Almost everyone loves eating outside, but a really good picnic is made in the details. Follow these easy steps to ensure your outside gathering is delightful, instead of an uncomfortable meal in a park.
1. Pick the right location
First and foremost, be sure to choose your destination for the features that you most need and want. Ask all of the following:
- Do we need a grill?
- Do we need easy access for an elderly guest?
- Will we need picnic tables or do we prefer to sit on the ground?
- What are the play options for kids, and what are the safety hazards?
- Does the destination have adequate bathroom facilities, or at least a fast-food outlet nearby?
- If we opt for a wilderness destination, will our picnic attendees be comfortable with roughing it?
2. Keep things dry
If you are planning to have your picnic on the grass, use a shower curtain liner under your picnic blanket to avoid dampening your experience. Even on a sunny day the ground might be wet — either from morning dew or earlier showers.
Shower curtain liners are inexpensive and can be picked up in almost any dollar store. Even better, they are reusable.
3. Conjure up muffin tin magic
Muffin tins and liners can help make your picnic a piece of cake. To avoid carrying multiple bottles and jars, place condiments in a muffin tin and wrap with plastic, according to Nanny.net.
Muffin or cupcake paper liners also can be used to prevent bugs from bathing in your drinks. Just place the liner upside down over the mouth of your cup, punch a hole in it, insert a straw and you’re set — bugs won’t be able to find their way into the cup.
4. Use Mason jars to transport foods
Mason jars are a convenient, spill-proof way to transport foods. They work especially well for salads and pastas.
You can layer all the ingredients in the jars without worrying the food might become soggy. Put the dressing or sauces on the bottom. When you get to your picnic destination, you can empty the jar into a bowl, and you’re set!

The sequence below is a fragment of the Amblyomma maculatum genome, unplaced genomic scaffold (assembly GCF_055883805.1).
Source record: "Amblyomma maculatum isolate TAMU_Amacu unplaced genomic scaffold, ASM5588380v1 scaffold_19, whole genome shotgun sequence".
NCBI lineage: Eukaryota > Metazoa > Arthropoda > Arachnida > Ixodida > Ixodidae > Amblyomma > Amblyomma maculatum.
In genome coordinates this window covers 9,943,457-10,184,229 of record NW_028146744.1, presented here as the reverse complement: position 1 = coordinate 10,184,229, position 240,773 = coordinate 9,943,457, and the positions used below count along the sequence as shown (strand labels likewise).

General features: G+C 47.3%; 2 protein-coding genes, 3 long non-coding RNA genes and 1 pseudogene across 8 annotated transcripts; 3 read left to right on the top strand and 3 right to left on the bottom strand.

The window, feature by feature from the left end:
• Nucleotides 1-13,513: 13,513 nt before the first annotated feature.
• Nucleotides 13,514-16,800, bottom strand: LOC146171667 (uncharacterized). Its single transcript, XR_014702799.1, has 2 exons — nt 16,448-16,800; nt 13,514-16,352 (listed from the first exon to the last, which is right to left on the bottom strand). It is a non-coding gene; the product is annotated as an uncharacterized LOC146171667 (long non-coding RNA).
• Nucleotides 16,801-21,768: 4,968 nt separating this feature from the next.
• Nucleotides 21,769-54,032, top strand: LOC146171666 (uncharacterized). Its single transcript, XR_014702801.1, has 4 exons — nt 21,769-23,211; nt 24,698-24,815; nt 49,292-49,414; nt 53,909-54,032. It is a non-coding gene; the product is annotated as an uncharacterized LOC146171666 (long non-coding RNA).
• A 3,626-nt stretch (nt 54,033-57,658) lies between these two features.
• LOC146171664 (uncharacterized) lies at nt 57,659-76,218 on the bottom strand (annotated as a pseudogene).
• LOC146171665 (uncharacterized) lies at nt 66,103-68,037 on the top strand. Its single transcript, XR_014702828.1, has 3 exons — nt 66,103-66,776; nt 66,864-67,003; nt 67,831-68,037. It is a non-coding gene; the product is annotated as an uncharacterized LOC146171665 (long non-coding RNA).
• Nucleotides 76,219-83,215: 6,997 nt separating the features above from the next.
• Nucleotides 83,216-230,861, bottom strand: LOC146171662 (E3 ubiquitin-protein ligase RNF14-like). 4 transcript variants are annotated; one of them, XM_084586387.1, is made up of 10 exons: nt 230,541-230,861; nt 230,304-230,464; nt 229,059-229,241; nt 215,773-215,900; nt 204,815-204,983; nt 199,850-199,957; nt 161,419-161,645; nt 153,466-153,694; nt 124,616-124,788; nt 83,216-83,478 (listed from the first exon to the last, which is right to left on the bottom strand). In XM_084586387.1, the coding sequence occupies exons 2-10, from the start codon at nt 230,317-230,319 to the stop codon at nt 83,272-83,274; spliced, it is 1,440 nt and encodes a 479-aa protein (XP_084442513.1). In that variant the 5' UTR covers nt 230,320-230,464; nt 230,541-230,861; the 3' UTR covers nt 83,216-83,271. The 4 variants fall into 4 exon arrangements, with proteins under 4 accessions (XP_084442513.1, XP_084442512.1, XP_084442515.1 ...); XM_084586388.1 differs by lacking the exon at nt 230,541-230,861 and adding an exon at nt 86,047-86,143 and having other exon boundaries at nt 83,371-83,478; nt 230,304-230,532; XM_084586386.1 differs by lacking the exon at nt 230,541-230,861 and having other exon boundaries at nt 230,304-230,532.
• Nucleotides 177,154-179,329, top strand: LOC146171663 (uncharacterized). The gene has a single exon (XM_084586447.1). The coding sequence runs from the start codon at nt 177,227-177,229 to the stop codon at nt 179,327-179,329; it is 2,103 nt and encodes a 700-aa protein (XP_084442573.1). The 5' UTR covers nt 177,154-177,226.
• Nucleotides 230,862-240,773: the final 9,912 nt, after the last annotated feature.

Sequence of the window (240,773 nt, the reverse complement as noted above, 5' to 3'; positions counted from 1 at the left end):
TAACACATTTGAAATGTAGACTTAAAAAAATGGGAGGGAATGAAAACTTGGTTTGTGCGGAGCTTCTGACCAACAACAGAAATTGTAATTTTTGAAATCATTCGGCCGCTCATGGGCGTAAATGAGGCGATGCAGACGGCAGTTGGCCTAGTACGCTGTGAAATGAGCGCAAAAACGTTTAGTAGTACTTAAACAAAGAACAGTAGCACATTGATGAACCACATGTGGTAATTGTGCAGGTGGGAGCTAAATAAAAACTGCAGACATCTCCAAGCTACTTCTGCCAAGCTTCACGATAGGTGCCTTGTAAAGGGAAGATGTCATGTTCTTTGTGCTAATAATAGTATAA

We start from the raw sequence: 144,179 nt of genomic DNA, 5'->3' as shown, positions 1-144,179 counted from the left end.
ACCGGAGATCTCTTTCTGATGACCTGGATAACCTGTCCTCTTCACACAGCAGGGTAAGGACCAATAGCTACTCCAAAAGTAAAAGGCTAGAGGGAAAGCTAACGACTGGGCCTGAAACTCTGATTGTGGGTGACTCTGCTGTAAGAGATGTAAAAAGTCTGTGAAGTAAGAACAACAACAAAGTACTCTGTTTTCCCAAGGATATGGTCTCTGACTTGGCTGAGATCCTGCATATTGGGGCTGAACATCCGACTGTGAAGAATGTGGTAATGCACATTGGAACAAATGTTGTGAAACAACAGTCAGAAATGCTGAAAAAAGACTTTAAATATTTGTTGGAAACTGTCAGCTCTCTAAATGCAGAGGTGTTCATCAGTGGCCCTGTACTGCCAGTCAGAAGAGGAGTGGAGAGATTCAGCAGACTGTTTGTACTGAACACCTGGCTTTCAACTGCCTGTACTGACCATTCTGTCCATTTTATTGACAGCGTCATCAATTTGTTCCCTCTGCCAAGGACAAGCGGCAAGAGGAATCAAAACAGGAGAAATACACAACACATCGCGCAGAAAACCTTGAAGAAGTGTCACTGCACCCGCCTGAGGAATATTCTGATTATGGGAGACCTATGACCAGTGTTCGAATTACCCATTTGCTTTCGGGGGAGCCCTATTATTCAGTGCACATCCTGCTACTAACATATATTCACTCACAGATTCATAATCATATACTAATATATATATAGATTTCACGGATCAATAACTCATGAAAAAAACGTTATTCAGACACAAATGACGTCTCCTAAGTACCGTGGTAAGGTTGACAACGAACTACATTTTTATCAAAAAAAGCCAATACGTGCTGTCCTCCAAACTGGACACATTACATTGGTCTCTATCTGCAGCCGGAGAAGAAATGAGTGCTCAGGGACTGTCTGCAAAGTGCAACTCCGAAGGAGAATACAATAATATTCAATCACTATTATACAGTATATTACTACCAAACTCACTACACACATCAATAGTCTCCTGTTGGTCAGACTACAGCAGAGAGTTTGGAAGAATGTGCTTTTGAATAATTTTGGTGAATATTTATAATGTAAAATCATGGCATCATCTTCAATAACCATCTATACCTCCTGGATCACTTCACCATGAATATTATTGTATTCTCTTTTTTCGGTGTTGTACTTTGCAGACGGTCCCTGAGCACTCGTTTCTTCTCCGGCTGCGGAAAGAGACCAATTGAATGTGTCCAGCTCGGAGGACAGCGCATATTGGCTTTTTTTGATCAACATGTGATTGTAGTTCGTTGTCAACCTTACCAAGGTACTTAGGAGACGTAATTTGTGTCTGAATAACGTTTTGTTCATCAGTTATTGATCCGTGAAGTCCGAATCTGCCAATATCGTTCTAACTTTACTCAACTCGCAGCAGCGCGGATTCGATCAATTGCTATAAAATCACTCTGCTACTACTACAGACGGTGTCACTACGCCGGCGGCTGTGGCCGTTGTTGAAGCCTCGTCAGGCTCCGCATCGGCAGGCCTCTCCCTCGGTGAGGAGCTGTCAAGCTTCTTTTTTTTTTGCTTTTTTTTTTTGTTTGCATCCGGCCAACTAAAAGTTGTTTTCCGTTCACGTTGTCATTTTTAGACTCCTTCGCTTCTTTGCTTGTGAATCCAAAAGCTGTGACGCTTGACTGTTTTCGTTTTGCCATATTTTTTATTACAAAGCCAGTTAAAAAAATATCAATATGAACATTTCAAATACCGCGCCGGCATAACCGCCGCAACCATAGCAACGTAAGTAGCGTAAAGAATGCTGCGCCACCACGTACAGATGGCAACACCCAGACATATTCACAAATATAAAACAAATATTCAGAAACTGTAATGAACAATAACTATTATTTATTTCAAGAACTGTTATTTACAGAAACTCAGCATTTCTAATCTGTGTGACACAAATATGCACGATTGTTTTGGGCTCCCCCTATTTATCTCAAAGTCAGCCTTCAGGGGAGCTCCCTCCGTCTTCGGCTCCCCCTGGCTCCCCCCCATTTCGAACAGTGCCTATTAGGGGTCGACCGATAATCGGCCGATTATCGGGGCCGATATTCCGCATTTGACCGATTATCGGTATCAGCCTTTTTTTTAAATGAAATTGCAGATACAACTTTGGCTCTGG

5. Use frozen bottles of water as ice packs
Instead of using bags of ice in your cooler — which can make reaching for the cold food messy and kind of gross — consider using frozen bottles of water instead. Tip: Empty a little bit of water from the bottle before freezing to avoid explosions.
An added benefit is that on a hot day, the water begins to melt and you can drink it.
6. Try the ‘no-blow’ picnic tablecloth trick
This is a trick that my mom taught me: take a fitted sheet — usually a twin sheet will suffice — that hugs the corners of the table. Use it as a picnic tablecloth that won’t go anywhere.
If the sheet is too big for the table, you can use clothespins to make the sheet tighter. Alternatively, you can always use rocks to hold down the corners.
7. Make meal kits
Consider packing your picnic lunches individually in brown paper bags, and fold the opening down. Take cutlery and run the handle of the cutlery along the fold. Then, clip the tip with a clothes pin. According to Nanny.net:
Everyone will have their self-contained meal kit, and you won’t have to wrestle with a mass of heavy silverware at the bottom of your basket.
You can also personalize each bag. For this to work, you have to know your guests’ tastes, food restrictions (allergies, gluten-free, vegetarian, etc.) and the amount of food that makes sense. Pack food that doesn’t seep through paper, or use plastic containers instead.
8. Create spill-free spices
Use those extra salt and pepper packets from fast-food restaurants; they are perfect for picnics. Alternatively, fill straws with the spices you need, tape the ends shut and put a small label on each so you know what’s in it. You can also reuse Tic Tac boxes or similar containers.
9. Pack items in order of use
Work It Mom suggests that packing items in the order you plan to use them keeps you from digging through your basket or cooler for items you want to use. One caveat: You probably want to pack your heavier items on the bottom of your container, so you don’t crush the more perishable items.
This blog also advises that if you are having a large picnic, pack drinks in one cooler and food in another. That way, the food doesn’t get beat up as people are grabbing drinks.
10. Keep the bugs away
If you put pennies in a baggie with water and hang it nearby — let’s say from a tree — or place the pennies in a jar of water, it is widely believed to keep the flying pests away. The theory behind this odd hack is that the way the light refracts through the bag repels flies, according to WonderHowTo.
To keep the creepy crawlers at a distance, sprinkle talcum powder around your picnic area. Ants and other bugs don’t like walking through this common household item, says Delish.
11. Keep desserts simple
Delish also suggests keeping your desserts simple:
A bag of fresh cherries, sliced strawberries tossed with sugar, brownie bites and a few butter cookies are easy to pack and will appeal to all guests.
If you have more ideas on making your summer outdoor feast a pleasure, please share with us in comments below or on our Facebook page.
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